Greencrop - Bush Green Bean

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NPA.jpg

Greencrop - Bush Green Bean

2.99

Ships January 2017
Slightly curved flat podded green beans are longer (6-7 inches) and slimmer than Italian Romano and remain tender and crisp even when they become slightly lumpy.  Dwarf 18 inch height plants.  White seeds.  Developed for the northeast by New Hampshire Agriculture Extension Service and USDA for it’s concentrated, easy to harvest set of quality pods for ethnic markets. This is a 1957All-American Selections winner.  
50 days. 

150 seeds (15 ft row)

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Green and Wax Bush Garden Beans
Packets will plant a 15 ft. row (140-150 seeds)

One planting will keep a family of three in fresh tender pod beans harvesting the beans two or three times a week during their short production period.  Bush beans are determinate and typically bear over two or three weeks if the young pods are kept picked before the seeds develop.  For a continued harvest through the summer make successive plantings every few three or four weeks until late summer and 10 weeks before the first fall frost.  A late May planting of beans (when soil is warm) is an easy productive, sure crop for gardeners with few disease and pest problems.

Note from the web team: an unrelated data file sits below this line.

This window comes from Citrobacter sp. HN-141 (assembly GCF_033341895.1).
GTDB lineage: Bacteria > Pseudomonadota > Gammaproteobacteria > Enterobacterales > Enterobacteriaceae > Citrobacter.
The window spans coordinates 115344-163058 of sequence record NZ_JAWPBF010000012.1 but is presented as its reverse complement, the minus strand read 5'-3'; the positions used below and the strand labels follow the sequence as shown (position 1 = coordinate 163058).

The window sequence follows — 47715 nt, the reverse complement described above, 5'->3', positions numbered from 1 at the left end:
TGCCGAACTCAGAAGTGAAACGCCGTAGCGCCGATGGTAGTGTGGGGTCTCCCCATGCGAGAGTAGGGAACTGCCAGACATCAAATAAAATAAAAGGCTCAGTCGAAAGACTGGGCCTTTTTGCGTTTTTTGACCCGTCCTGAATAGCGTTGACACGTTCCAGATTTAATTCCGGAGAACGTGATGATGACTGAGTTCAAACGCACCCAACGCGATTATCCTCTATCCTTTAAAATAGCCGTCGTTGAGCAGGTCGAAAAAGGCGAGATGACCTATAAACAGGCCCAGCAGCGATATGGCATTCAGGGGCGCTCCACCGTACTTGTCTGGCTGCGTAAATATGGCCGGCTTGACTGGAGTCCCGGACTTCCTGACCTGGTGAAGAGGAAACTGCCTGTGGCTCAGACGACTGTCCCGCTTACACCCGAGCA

We sow the first beans at the last frost date which is always a risk.  Cold soil can cause seed which is not treated with a fungicide to rot and germination can be erratic.  There is some evidence that dark seeded varieties are more able to germinate under cold soil conditions than white seeded kinds.  Seeds are directly sown in a furrow about an inch deep and 3-4 inches apart.  No need to thin seedlings.  It’s unusual but you can sow seeds indoors a week or two before transfer to the garden at one seedling every 6 inches.  Make sure that you have enough sunlight to keep the seedlings from becoming leggy if you are starting them on a window sill.

We like young beans lightly steamed and then immersed in an oil and vinegar dressing with thin slices on onion, salt and pepper and then chilled for a refreshing salad or tossed into the pan after they are steamed or parboiled with oil and seasonings and maybe stir fry with other vegetables.  Kids will eat the young pods off the plants in the garden.  Try yellow and purple beans for a treat.

Beans seldom cross due to their flower structure so saving pure seed should be easy even if you are growing different kinds.  Let pods fully mature and turn tan or brown while on the plant.  Dry so they are crispy and thrash to remove the seeds out of their pods.